Against Violence

I rightly expected the Anabaptists in these pages to make an unwavering case for nonviolence; I was surprised to find that the strongest such argument came from Peter Leithart, a teaching elder in the Presbyterian Church in America (PCA). “One does not have to be a pacifist,” he writes, “to be alarmed at how much of our university research, our intellectual energy, our economic inventiveness and productivity, and our enormous material resources are devoted to keeping us on a war footing. If this is not the modern equivalent of ‘multiplying horses and chariots,’ I cannot imagine what is.”

Daring To Ask “Why?”

The book concludes with a winsome, pastoral letter from the late David Gitari, who was Archbishop of the Anglican Church of Kenya in the late 1990s and early 2000s. Gitari emphasizes the key distinction between social work and social transformation—a distinction that essentially boils down to the willingness to ask why. “Those in authority welcome our humanitarian activities,” he writes, “but they do not like to hear the question ‘why,’ because that is a political question. So sometimes we need to go beyond social activities to transformation of societies to find where the root cause of the problem is—and this is taking political action. We cannot avoid social-political action when there is something that must be done.”

Those are just quick snippets from four of the book’s dozen essays, but they’re enough, I hope, to intrigue you. There’s a lot of chaos in this world, and speaking personally, it’s tough to know how to navigate the ethical and political quandaries I encounter. That’s why I’m grateful for these scholars and their careful, prayerful thoughts on the relationship between faith and ethics, between mission and politics, between church and state.

“Christians must remind themselves that the primary locus of Christian political activity is the church,” write the editors. “The shape of our corporate life should therefore reflect above all else fidelity to [Christ], and not just identity politics or pragmatic concerns.”

Header photo by Sergei Grits/AP via Huffington Post

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Book Review: The New Parish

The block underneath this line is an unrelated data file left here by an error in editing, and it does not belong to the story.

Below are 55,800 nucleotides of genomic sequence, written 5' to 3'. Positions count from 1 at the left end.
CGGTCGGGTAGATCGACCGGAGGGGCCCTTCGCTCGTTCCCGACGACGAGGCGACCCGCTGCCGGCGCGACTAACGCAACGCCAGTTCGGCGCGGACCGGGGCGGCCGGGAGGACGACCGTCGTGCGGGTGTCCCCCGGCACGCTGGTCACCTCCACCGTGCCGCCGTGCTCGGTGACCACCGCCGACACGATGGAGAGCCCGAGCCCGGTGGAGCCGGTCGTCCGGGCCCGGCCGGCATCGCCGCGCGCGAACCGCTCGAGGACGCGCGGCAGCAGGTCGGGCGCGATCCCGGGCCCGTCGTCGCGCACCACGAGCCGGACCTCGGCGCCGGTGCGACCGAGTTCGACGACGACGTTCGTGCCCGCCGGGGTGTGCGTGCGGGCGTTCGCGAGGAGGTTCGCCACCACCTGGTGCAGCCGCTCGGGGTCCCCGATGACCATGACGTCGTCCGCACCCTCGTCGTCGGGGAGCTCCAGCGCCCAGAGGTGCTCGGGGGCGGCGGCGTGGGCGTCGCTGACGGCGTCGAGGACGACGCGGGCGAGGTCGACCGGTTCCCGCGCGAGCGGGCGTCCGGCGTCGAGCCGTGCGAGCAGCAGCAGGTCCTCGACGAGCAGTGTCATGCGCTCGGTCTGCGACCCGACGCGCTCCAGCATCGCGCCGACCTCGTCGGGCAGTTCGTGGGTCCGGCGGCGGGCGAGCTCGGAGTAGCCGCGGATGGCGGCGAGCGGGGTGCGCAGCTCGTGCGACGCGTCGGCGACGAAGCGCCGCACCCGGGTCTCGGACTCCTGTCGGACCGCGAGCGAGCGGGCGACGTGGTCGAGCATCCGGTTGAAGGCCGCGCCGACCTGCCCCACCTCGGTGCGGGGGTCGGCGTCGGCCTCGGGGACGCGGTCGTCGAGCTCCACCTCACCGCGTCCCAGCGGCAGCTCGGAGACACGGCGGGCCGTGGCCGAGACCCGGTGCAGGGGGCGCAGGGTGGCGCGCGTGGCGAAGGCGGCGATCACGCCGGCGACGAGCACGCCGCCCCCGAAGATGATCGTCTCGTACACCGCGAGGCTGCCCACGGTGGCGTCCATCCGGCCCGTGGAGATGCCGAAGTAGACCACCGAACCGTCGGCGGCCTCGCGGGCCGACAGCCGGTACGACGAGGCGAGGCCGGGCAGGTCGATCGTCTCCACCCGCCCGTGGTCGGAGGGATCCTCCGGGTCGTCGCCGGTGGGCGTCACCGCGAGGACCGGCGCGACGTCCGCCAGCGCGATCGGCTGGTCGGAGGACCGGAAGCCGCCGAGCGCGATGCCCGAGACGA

From the beginning, Christians have recognized the call to love our neighbors as central to following Jesus. More recently, many of us have started to wonder how that command relates to our neighborhoods as well. Some have even begun to talk about “a theology of the city” and to consider how that theology might translate into the choices that give shape to our common lives.

newparish

These developments inevitably lead to a new set of questions: Does God care about the engineering of municipal plumbing systems? Does it bother him if street-corner utility boxes are drab eyesores? Does he care about the physical, social, economic, and spiritual well being of those on both sides of the tracks? Does he call people to run for city council?

I’ve come to believe that questions about the ways we inhabit and give shape to the places where we live, work, and play are integral, not incidental, to the mission of God. And I’m certainly not alone. Many of you are familiar with Christianity Today’s This Is Our City project, which aimed to spotlight how Christians were “responding to their cities’ particular challenges with excellence, biblical faith, and hope.”

NewParishBookCover4Last spring, I was part of Common Good PHX, an inspiring two-day event at which a diverse swath of folks gathered to collectively dig deeper into what it would look like for our city and our neighborhoods to truly flourish. I’m sure there are plenty of examples of similar gatherings and initiatives where you are.

As more and more of us have been asking these questions and working to discern tenable answers, three consistently thoughtful voices in these conversations are Paul Sparks, Tim Soerens, and Dwight Friesen, who together have written The New Parish: How Neighborhood Churches are Transforming Mission, Discipleship and Community.

Sparks, Soerens, and Friesen (referred to henceforth as “the authors”) open the book by making their case for something they call “the new parish” (a theme we’ll return to in a moment). They go on to describe it as a place—and just as important, a people—of faithful presence, with an ecclesial center, and a fresh understanding of what constitutes “the commons.” Next, they get down to discussing such things as rooting, linking, leading, and “presencing” (which may or may not have anything to do with what Otto Scharmer talks about here). The authors lay their cards on the table early: